The British government says it urged Iran to release its detained citizens on Thursday, but the husband of British-Iranian charity worker Nazanin Zaghari-Ratcliffe says his own meeting with the Foreign Office gave him “no hope.”
British officials on Thursday met in London with Iranian Deputy Foreign Minister Ali Bagheri Kani to discuss the landmark nuclear deal ahead of a seventh round of talks in Vienna that are scheduled for Nov. 29.
A spokesperson for the UK’s Foreign Office said in a statement following the meeting that Bagheri Kani “was also pressed on the need for Iran to urgently release all British nationals unfairly detained in Iran, including Nazanin Zaghari-Ratcliffe, Anoosheh Ashoori and Morad Tahbaz.”
Zaghari-Ratcliffe was arrested at Tehran’s airport in April 2016 on her way home to the United Kingdom from a family vacation. After being held in solitary confinement for more than eight months, she was sentenced to five years in prison for allegedly plotting to topple the government following a trial rights groups say was a sham.
The dual national, who worked as a project manager with the Thomson Reuters Foundation, denies the charges and says she traveled to Iran with her 22-month-old daughter to visit her family who lives there.
She was released on house arrest as the coronavirus began spreading through Iran’s prisons in 2020. But following the completion of her five-year sentence, an Iranian court in April sentenced Zaghari-Ratcliffe to another year in jail for “spreading propaganda,” an accusation linked to her participation in a 2009 demonstration outside Iran’s embassy in London, as well as an interview she gave to BBC Persian.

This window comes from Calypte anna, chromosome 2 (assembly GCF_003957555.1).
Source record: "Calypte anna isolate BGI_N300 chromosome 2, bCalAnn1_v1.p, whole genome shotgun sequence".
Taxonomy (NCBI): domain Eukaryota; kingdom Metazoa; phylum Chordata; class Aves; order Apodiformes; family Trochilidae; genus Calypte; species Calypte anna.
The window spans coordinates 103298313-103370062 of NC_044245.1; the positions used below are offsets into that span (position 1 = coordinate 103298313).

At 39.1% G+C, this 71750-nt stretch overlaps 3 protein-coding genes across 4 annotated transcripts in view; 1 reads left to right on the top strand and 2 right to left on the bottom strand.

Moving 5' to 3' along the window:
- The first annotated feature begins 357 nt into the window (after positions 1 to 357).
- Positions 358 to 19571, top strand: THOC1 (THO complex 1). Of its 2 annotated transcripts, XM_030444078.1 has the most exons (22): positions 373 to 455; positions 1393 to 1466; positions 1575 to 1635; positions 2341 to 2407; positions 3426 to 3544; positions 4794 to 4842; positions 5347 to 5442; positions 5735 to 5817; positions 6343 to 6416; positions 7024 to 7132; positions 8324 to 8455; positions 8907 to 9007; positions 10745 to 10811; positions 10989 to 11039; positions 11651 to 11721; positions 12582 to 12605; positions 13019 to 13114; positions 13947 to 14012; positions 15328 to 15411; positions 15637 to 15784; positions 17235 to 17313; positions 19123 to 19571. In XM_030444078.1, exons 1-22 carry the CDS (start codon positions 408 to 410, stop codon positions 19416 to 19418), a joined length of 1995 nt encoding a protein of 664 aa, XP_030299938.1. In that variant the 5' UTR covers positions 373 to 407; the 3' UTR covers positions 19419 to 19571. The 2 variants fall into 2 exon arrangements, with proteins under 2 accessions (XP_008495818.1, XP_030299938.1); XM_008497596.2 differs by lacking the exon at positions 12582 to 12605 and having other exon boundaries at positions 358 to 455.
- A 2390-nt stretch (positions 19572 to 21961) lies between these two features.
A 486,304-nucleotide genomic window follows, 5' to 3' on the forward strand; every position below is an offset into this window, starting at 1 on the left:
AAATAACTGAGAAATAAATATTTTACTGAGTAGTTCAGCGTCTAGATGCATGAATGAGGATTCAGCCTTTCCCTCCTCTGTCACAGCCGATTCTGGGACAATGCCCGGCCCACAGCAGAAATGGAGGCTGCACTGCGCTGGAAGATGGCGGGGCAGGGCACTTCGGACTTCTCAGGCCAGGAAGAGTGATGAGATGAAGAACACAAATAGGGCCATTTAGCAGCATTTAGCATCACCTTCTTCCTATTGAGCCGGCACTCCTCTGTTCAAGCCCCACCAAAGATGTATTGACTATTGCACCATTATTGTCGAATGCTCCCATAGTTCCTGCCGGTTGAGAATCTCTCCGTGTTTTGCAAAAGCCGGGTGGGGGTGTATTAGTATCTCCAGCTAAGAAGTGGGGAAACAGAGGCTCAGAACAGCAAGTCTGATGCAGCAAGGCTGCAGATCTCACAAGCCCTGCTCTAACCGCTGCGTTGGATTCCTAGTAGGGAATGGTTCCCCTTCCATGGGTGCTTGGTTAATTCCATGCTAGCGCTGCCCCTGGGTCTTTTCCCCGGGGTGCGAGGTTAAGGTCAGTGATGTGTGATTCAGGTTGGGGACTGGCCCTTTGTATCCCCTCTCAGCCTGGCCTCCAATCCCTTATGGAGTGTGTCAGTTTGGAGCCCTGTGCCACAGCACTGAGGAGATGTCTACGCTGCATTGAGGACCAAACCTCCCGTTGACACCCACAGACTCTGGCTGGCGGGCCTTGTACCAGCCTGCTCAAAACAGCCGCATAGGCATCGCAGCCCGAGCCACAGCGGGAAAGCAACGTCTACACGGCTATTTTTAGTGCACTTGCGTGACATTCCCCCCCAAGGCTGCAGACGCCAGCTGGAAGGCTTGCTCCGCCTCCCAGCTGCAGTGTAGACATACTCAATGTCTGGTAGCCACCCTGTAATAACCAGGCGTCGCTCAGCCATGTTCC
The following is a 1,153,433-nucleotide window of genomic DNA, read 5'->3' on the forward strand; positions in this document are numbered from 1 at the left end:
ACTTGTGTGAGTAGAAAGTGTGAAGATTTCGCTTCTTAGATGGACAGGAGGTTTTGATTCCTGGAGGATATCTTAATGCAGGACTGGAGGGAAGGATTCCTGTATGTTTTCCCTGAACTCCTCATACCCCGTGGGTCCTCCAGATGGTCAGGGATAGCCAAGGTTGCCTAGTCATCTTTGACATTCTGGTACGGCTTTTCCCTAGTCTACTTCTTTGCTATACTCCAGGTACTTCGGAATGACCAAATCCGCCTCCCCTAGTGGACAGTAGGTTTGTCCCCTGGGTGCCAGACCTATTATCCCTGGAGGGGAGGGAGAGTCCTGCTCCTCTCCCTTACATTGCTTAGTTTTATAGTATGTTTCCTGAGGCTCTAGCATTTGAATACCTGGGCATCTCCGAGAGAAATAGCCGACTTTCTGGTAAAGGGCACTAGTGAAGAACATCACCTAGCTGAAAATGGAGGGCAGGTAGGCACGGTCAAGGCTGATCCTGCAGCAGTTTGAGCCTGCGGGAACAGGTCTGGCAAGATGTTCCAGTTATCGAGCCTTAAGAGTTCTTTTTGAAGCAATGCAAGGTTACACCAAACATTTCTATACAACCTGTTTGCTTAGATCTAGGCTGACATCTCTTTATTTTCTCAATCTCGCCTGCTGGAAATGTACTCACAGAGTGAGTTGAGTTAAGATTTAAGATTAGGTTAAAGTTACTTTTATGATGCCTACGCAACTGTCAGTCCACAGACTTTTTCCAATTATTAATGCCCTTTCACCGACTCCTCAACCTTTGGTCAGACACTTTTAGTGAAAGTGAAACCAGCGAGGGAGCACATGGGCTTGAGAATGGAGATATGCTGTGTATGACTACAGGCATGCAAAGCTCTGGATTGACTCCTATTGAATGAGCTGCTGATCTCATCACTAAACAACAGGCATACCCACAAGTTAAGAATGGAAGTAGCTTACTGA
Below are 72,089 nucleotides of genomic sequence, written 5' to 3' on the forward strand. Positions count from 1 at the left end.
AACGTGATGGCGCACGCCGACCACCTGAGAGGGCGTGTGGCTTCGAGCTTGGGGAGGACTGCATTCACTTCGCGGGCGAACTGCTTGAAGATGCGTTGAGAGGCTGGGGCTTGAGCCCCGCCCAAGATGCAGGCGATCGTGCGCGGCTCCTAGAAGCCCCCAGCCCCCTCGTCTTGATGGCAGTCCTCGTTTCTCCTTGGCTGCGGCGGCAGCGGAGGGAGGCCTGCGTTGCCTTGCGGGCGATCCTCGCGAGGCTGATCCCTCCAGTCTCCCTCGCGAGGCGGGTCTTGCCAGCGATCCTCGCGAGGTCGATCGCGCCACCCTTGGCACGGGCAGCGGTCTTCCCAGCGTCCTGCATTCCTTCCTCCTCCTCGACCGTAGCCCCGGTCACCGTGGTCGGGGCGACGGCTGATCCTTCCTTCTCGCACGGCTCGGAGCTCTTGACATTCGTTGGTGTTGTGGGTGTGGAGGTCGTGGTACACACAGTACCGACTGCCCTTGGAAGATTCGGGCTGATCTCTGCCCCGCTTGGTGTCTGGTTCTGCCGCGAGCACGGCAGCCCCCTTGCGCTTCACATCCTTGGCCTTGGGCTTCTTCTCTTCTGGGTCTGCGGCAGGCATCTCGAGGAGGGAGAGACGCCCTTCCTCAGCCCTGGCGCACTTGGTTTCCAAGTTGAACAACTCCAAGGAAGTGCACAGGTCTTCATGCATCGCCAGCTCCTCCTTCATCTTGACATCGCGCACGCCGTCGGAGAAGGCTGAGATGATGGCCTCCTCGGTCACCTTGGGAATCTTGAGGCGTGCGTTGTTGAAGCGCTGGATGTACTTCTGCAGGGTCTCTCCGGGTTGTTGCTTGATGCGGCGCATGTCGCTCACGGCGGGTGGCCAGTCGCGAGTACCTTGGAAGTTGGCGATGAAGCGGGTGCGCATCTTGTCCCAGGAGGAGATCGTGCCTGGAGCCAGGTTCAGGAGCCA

Nearly three weeks ago, her husband, Richard Ratcliffe, launched a hunger strike outside the Foreign Office headquarters in London in an effort to bring attention to his wife’s case. Ratcliffe, who has been sleeping in a tent near the building’s main entrance, met Thursday with the Foreign Office’s Middle East Minister James Cleverly.
“I came away with no hope,” Ratcliffe told reporters on the 19th day of his hunger strike. “If I’m honest, it was quite a depressing meeting. In terms of what we got told, well, not much.”
Zaghari-Ratcliffe’s family says she was told by Iranian authorities that her detention is tied to a decades-old debt owed to Iran by the United Kingdom over Chieftain tanks that were paid upfront by the former shah, Mohammad Reza Pahlavi. When he was overthrown in 1979, the sale was canceled but the money was not returned.
“We asked about the debt and they wouldn’t talk about it, I mean really clammed up. [Cleverly] said ‘our position is well known,’ and we said ‘well, look, frankly it’s not well known,” said Ratcliffe.
In addition to Zaghari-Ratcliffe, Iran is also holding retired British-Iranian engineer Anoosheh Ashoori and Morad Tahbaz, an environmentalist who holds British, American and Iranian citizenship.